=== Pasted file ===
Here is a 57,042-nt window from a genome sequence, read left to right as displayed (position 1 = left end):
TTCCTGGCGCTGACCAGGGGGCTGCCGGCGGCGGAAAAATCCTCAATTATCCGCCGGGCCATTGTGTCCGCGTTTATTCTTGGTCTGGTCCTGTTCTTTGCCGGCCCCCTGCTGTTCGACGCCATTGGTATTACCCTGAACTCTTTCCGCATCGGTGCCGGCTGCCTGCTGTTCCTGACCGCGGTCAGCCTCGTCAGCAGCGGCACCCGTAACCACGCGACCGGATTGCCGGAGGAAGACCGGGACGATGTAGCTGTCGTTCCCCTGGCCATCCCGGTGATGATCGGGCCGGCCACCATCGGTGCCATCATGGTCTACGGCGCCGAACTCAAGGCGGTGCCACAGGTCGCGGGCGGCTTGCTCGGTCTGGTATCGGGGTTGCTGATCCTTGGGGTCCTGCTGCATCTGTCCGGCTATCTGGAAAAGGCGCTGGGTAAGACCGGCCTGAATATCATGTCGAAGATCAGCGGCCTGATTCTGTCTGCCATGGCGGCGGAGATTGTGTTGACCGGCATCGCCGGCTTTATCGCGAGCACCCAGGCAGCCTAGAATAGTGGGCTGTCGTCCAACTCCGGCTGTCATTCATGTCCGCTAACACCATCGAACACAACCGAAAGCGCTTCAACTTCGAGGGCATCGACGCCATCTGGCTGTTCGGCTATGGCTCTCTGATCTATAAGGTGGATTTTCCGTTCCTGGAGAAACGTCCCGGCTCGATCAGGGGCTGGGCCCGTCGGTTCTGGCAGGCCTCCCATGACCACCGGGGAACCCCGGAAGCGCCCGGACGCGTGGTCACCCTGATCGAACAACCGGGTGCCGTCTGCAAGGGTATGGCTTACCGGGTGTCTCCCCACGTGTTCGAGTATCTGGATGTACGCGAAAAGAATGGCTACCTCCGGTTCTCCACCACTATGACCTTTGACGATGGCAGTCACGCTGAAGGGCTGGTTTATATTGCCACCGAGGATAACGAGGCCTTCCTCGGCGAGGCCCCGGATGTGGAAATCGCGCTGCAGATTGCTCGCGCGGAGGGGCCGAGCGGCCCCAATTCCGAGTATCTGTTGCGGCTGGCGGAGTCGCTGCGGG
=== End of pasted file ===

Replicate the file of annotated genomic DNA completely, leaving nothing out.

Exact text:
Here is a 57,042-nt window from a genome sequence, read left to right as displayed (position 1 = left end):
TTCCTGGCGCTGACCAGGGGGCTGCCGGCGGCGGAAAAATCCTCAATTATCCGCCGGGCCATTGTGTCCGCGTTTATTCTTGGTCTGGTCCTGTTCTTTGCCGGCCCCCTGCTGTTCGACGCCATTGGTATTACCCTGAACTCTTTCCGCATCGGTGCCGGCTGCCTGCTGTTCCTGACCGCGGTCAGCCTCGTCAGCAGCGGCACCCGTAACCACGCGACCGGATTGCCGGAGGAAGACCGGGACGATGTAGCTGTCGTTCCCCTGGCCATCCCGGTGATGATCGGGCCGGCCACCATCGGTGCCATCATGGTCTACGGCGCCGAACTCAAGGCGGTGCCACAGGTCGCGGGCGGCTTGCTCGGTCTGGTATCGGGGTTGCTGATCCTTGGGGTCCTGCTGCATCTGTCCGGCTATCTGGAAAAGGCGCTGGGTAAGACCGGCCTGAATATCATGTCGAAGATCAGCGGCCTGATTCTGTCTGCCATGGCGGCGGAGATTGTGTTGACCGGCATCGCCGGCTTTATCGCGAGCACCCAGGCAGCCTAGAATAGTGGGCTGTCGTCCAACTCCGGCTGTCATTCATGTCCGCTAACACCATCGAACACAACCGAAAGCGCTTCAACTTCGAGGGCATCGACGCCATCTGGCTGTTCGGCTATGGCTCTCTGATCTATAAGGTGGATTTTCCGTTCCTGGAGAAACGTCCCGGCTCGATCAGGGGCTGGGCCCGTCGGTTCTGGCAGGCCTCCCATGACCACCGGGGAACCCCGGAAGCGCCCGGACGCGTGGTCACCCTGATCGAACAACCGGGTGCCGTCTGCAAGGGTATGGCTTACCGGGTGTCTCCCCACGTGTTCGAGTATCTGGATGTACGCGAAAAGAATGGCTACCTCCGGTTCTCCACCACTATGACCTTTGACGATGGCAGTCACGCTGAAGGGCTGGTTTATATTGCCACCGAGGATAACGAGGCCTTCCTCGGCGAGGCCCCGGATGTGGAAATCGCGCTGCAGATTGCTCGCGCGGAGGGGCCGAGCGGCCCCAATTCCGAGTATCTGTTGCGGCTGGCGGAGTCGCTGCGGG